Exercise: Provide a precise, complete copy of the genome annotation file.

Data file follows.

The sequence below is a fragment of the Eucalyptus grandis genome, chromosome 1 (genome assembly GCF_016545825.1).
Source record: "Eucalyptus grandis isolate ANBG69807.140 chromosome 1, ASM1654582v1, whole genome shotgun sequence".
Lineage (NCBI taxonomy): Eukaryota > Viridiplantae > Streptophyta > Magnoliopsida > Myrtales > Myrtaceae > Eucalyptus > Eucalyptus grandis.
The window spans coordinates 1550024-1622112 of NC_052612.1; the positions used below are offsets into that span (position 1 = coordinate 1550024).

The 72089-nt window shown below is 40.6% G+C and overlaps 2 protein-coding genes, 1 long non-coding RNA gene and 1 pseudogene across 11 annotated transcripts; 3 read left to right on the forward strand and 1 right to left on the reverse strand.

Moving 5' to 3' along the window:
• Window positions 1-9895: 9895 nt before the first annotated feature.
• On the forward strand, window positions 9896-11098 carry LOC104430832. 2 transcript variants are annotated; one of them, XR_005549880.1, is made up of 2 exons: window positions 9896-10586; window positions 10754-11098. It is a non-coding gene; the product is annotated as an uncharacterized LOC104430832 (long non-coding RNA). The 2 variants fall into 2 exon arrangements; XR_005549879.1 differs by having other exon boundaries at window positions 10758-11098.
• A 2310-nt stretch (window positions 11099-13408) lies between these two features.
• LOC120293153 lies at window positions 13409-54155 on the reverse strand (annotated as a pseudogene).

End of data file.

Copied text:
The sequence below is a fragment of the Eucalyptus grandis genome, chromosome 1 (genome assembly GCF_016545825.1).
Source record: "Eucalyptus grandis isolate ANBG69807.140 chromosome 1, ASM1654582v1, whole genome shotgun sequence".
Lineage (NCBI taxonomy): Eukaryota > Viridiplantae > Streptophyta > Magnoliopsida > Myrtales > Myrtaceae > Eucalyptus > Eucalyptus grandis.
The window spans coordinates 1550024-1622112 of NC_052612.1; the positions used below are offsets into that span (position 1 = coordinate 1550024).

The 72089-nt window shown below is 40.6% G+C and overlaps 2 protein-coding genes, 1 long non-coding RNA gene and 1 pseudogene across 11 annotated transcripts; 3 read left to right on the forward strand and 1 right to left on the reverse strand.

Moving 5' to 3' along the window:
• Window positions 1-9895: 9895 nt before the first annotated feature.
• On the forward strand, window positions 9896-11098 carry LOC104430832. 2 transcript variants are annotated; one of them, XR_005549880.1, is made up of 2 exons: window positions 9896-10586; window positions 10754-11098. It is a non-coding gene; the product is annotated as an uncharacterized LOC104430832 (long non-coding RNA). The 2 variants fall into 2 exon arrangements; XR_005549879.1 differs by having other exon boundaries at window positions 10758-11098.
• A 2310-nt stretch (window positions 11099-13408) lies between these two features.
• LOC120293153 lies at window positions 13409-54155 on the reverse strand (annotated as a pseudogene).